Energy, Power

CHP is a cost-effective solution for cannabis production

Combined heat & power (CHP) is a reliable source of electricity and power for cannabis owners, which need a constant and reliable source to ensure their plants quickly grow.
By Gas Technology September 27, 2019
Courtesy: Energy Solutions Center

Cannabis cultivation requires a massive electricity load to maintain optimal lighting and other growing conditions. Not only are electricity costs high, but many grow houses require expensive and time-consuming electric service upgrades just to get started. It is not only crucial to grow plants, but to grow them quickly.

Combined heat & power (CHP), also known as cogeneration, is a possible solution because CHP uses natural gas to generate electricity onsite. The waste heat recovered from power generation can be used to meet other energy needs in the facility, reducing overall energy costs. In some applications, CO2 from the exhaust can be recovered and used to provide a CO2-rich atmosphere that enhances growing capability. Waste heat from the engine is captured and delivered to the facility through a hot water loop that can store the energy and deliver it to the facility when needed for air conditioning and humidity control.

For cannabis producers, relying on CHP rather than traditional power is beneficial if there is an unexpected power interruption, according to a Kinsley Group white paper. The industry, which is full of potential as a growing market, will eventually reach a point where energy efficiency is crucial. CHP is a more efficient and economical way to meet overall energy needs. CHP requires only 100 units of input to supply 85 units of energy available for grow house operation, whereas obtaining the same 85 units of energy conventionally from electric and natural gas utilities requires more than twice as much energy input. The system also must supply all heat and electric needs with a defined peak capacity.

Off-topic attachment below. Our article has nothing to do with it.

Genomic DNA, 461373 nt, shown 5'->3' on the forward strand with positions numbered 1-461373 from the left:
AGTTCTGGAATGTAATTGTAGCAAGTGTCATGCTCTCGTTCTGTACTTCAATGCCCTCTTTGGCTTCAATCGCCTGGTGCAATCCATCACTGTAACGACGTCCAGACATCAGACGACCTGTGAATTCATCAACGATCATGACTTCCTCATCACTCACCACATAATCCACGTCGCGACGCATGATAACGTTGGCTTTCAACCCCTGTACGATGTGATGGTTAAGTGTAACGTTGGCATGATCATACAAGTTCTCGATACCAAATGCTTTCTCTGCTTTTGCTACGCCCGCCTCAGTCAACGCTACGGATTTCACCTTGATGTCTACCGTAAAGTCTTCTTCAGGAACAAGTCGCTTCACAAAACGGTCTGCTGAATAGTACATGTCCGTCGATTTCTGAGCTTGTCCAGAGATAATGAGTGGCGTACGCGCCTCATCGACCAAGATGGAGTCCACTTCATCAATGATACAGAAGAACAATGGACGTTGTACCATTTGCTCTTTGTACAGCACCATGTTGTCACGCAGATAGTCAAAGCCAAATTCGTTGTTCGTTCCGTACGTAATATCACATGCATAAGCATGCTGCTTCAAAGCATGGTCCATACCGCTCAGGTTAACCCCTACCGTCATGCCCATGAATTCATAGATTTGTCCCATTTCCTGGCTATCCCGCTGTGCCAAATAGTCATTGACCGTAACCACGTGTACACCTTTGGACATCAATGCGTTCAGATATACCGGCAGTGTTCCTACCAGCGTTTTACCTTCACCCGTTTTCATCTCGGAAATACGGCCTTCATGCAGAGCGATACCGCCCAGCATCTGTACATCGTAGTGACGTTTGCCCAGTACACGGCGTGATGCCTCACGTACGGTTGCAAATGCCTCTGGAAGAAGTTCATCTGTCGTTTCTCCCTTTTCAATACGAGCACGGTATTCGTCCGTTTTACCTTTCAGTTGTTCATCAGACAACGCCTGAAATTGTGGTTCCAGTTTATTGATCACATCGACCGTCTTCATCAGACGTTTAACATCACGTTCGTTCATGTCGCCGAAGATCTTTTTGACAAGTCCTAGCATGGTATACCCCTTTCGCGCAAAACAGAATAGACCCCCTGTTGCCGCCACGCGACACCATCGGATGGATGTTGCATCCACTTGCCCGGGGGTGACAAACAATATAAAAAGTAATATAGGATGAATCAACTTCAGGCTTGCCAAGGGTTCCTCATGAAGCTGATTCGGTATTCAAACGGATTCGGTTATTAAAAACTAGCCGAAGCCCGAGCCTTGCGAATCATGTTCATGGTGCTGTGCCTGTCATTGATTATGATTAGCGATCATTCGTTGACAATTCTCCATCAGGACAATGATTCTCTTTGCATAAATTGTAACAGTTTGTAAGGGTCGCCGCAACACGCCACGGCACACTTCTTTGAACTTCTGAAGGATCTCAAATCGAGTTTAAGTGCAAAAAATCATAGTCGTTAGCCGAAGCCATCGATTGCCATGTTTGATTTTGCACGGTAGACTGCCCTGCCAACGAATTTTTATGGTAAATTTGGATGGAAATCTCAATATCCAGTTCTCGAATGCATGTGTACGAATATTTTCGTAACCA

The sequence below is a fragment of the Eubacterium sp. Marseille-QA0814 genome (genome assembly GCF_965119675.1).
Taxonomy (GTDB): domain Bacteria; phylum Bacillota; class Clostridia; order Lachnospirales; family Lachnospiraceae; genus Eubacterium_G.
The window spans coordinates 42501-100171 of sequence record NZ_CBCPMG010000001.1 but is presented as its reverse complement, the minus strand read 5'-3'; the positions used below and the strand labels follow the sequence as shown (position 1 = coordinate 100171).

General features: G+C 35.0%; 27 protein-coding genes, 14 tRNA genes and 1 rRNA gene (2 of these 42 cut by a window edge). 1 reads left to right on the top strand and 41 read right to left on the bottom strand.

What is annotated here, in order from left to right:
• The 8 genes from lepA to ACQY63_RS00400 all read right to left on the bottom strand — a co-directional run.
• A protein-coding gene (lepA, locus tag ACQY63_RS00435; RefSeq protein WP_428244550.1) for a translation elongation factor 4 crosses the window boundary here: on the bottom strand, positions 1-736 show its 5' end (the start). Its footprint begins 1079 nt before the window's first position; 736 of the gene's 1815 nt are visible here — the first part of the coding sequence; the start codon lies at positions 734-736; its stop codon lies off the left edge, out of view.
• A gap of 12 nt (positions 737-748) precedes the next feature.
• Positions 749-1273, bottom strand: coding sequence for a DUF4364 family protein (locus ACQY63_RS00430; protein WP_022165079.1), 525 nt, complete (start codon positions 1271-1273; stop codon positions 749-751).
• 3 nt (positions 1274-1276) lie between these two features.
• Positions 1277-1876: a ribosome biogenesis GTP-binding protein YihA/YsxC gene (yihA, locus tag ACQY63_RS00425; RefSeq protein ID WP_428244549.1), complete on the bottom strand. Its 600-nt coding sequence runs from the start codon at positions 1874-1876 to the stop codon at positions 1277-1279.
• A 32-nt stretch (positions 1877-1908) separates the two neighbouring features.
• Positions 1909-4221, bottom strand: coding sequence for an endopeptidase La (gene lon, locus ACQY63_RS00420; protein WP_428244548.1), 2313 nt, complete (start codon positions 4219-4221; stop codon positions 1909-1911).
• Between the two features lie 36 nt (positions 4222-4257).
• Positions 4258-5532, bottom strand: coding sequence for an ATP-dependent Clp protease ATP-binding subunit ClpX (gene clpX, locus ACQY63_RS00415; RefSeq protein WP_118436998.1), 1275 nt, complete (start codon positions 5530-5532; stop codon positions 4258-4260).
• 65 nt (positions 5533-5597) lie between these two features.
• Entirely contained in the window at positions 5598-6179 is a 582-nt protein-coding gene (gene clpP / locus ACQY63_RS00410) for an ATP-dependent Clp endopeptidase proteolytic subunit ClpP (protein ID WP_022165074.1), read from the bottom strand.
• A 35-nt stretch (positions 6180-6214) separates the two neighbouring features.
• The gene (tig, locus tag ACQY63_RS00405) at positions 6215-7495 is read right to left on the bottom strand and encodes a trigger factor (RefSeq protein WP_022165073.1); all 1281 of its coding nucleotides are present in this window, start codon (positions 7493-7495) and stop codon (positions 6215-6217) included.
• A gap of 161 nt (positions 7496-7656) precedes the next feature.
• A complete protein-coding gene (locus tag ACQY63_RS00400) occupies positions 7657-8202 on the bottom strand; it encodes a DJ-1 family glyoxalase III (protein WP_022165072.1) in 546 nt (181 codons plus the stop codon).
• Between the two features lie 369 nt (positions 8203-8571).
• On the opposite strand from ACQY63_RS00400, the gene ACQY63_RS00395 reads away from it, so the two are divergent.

Traditionally, the delivery of heat and power are through separate processes. However, those separate processes can lead to wasted energy and high utility costs. Generating electricity at a distant power plant causes the release of a large amount of energy into the environment; also known as “waste heat.”

This graphic shows two ways to achieve 85 units of energy for cannabis production. On the left, electricity is provided by the electric utility. The electric utility or natural gas supplier, or both, supply energy needed for heating, cooling and dehumidification. Depending on whether the facility needs heating, between 266 and 300 units of energy are needed to supply 85 units of available energy. On the right, CHP generates needed electricity. Resulting thermal waste energy is used for heating, hot water, cooling and dehumidification. Only 100 units are needed to achieve 85 units of available energy. Courtesy: Energy Solutions Center

This graphic shows two ways to achieve 85 units of energy for cannabis production. On the left, electricity is provided by the electric utility. The electric utility or natural gas supplier, or both, supply energy needed for heating, cooling and dehumidification. Depending on whether the facility needs heating, between 266 and 300 units of energy are needed to supply 85 units of available energy. On the right, CHP generates needed electricity. Resulting thermal waste energy is used for heating, hot water, cooling and dehumidification. Only 100 units are needed to achieve 85 units of available energy. Courtesy: Energy Solutions Center

The hot water can directly produce chilled water through an absorption chiller. The chilled water is used for cooling and dehumidification. Some hot water may be needed to reheat the air after moisture has been condensed out.

CHP is used in many other industries and typically has a 3-to-5-year simple payback for a 24/7 operation. It also requires little time to set up and there are no grid availability limitations or electric service upgrades. The system can be designed precisely to meet facility power needs, which is crucial for cannabis producers. The power must be constant and cannot have any unexpected downtime because that could hurt the crop’s quality.

– This article appeared in the Gas Technology supplement.

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